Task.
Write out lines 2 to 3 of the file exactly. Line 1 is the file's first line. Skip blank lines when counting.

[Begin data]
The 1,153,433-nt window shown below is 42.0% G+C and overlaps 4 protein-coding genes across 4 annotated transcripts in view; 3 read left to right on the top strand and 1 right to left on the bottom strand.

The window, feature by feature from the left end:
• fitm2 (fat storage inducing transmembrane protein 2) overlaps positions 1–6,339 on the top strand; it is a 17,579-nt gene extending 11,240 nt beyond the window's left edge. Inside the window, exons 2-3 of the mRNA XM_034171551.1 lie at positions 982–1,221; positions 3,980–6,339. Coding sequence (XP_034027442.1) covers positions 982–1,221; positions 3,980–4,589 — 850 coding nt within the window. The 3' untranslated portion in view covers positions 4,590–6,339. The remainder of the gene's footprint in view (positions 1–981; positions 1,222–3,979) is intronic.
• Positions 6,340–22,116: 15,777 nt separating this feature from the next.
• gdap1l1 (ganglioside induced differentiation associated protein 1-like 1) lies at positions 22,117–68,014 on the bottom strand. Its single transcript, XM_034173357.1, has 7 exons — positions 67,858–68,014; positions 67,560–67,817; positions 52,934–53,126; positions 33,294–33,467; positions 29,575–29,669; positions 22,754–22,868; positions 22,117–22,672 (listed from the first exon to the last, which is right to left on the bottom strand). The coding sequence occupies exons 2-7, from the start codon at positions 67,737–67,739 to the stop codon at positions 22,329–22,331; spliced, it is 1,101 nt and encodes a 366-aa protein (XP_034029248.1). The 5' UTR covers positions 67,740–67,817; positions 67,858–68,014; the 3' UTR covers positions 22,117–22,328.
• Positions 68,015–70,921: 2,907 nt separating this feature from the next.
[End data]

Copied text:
The window, feature by feature from the left end:
• fitm2 (fat storage inducing transmembrane protein 2) overlaps positions 1–6,339 on the top strand; it is a 17,579-nt gene extending 11,240 nt beyond the window's left edge. Inside the window, exons 2-3 of the mRNA XM_034171551.1 lie at positions 982–1,221; positions 3,980–6,339. Coding sequence (XP_034027442.1) covers positions 982–1,221; positions 3,980–4,589 — 850 coding nt within the window. The 3' untranslated portion in view covers positions 4,590–6,339. The remainder of the gene's footprint in view (positions 1–981; positions 1,222–3,979) is intronic.